*My very first blog post on my very own blog…and also the one in which I talk about my boobs. Let’s face it; it will probably happen again…
Recently there’s been a lot of online attention (at least in my circle of friends) around body acceptance and body positivity. This has primarily come as backlash to the “What’s Your Excuse?” photo posted by the professionally fit Maria Kang. I’ve found many of the posts made to “We don’t need an Excuse” to be encouraging and beautiful.
As I read these posts, it hits me deeply how important it is that I teach my kids how to view people. How to teach my kids that they are valuable no matter what; that they are beautiful no matter what. And so is everyone else. It’s figuring out how to teach them not just to accept themselves but to love themselves and others. And it’s hard because I’m not all the way there with myself yet.
I think for my whole life I’ve been very body accepting. I was raised to love the person not the body, to look at a person’s character and choices rather than their outward appearance. (In fact, the first bible verse my mother ever had me learn was Proverbs 11:22 (Message translation) “Like a gold ring in a pig’s snout is a beautiful face on an empty head.”) I took these messages to heart. I accepted that my appearance didn’t matter as much as my personality and accomplishments.
Thing is, there’s more to this than acceptance. There’s body positivity. Sure, I could always tell you that I have nice hair. I could pick out features of mine that someone might consider attractive. The difference here is that I didn’t feel proud of my body. My shape was just something that I had to accept.
I have always been a bit bigger. I was the roundest baby – my rolls had rolls. I was never one of the skinny girls, even when I was really young I had some curve to me. I grew and went through puberty young. By 11 years old I was my full height and already had a C cup. It sucked at the time but I realized there was nothing I could do to change this. I was going to be busty and curvy and I was just going to live with it. I was a D cup by grade 8 and larger by the end of high school. Shirts that fit were nearly impossible to buy because if they would be big enough to house the girls, they were too big everywhere else.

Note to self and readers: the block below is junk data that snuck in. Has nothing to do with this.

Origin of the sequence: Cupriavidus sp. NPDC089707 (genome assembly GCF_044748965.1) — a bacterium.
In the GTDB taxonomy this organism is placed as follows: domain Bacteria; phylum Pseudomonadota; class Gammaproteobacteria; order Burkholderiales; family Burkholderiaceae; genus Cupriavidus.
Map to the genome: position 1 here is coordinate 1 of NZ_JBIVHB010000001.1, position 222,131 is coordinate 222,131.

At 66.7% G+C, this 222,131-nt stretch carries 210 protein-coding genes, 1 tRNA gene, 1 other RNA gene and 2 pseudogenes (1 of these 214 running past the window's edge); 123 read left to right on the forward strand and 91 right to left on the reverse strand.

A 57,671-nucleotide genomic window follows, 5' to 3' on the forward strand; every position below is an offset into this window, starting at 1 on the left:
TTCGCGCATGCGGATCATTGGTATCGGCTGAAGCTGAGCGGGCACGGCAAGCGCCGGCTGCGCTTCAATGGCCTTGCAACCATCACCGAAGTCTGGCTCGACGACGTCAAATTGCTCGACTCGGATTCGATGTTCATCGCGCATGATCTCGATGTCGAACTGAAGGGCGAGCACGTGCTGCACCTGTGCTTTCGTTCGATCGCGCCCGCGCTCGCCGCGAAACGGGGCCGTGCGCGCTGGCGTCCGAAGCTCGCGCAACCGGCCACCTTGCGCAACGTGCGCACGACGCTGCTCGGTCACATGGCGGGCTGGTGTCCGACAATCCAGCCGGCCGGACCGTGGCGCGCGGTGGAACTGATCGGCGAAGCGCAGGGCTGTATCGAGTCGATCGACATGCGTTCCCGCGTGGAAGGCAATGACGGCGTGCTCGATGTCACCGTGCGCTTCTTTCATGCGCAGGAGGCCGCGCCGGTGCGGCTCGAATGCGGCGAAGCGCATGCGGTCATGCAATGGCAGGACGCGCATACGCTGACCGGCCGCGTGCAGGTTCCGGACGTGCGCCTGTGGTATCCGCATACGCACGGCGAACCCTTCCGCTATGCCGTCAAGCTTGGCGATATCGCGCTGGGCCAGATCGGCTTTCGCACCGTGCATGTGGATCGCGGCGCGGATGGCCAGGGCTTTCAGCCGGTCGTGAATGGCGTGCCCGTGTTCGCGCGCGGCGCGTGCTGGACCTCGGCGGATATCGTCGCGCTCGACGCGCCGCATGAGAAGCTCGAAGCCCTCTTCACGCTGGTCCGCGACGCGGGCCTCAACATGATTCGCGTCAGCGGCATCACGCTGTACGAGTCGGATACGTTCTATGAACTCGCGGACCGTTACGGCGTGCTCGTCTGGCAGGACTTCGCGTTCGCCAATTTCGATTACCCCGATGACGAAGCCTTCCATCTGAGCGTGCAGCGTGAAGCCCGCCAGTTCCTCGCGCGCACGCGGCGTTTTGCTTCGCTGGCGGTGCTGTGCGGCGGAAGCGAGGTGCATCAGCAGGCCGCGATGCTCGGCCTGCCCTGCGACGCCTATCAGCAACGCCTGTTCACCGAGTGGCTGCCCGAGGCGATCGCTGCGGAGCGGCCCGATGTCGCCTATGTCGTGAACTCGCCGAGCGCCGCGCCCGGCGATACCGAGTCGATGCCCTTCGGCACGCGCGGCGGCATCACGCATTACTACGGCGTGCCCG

Something changed about how I view my body around 7 years ago. I got pregnant with my first baby and suddenly my body was about something different. My body was about growing a human being. My body stretched and changed and just over 6 years ago I laboured and delivered the most beautiful person I had ever laid eyes on. She was goopy and screaming and round all over and perfect and my body made her. Then because she was hungry my body fed her. And over the next year and a half when she was hungry or sad or crabby or tired or snuggly or miserable or hurting my body could soothe her. I found it so empowering and self-comforting being able to personally fix anything for my child. It wasn’t about me – these breasts that I was so frustrated with could fix anything for her. And so it was for my son born two years after her. And so it is for my son born three years after him.
And somewhere in there I started to love them a little. They aren’t just flesh bags on my body that I have to tolerate. They are a part of me. A part that some find attractive. They are a part of me that I wouldn’t have if I weren’t a bit bigger all over. Also during this time I have learned better what to do with them. I have gotten properly sized (with the help of a friend who learned to be proud of hers first) and I know when the fancy bra store has sales. I have learned which brands make clothes that fit my body more comfortably.
And so it is that this is the “What’s Your Excuse?” response that I had. (I had another that I submitted that is not boob-based but I thought this was important to share as well as this is one of the bigger struggles I’ve had on my way towards personal body positivity)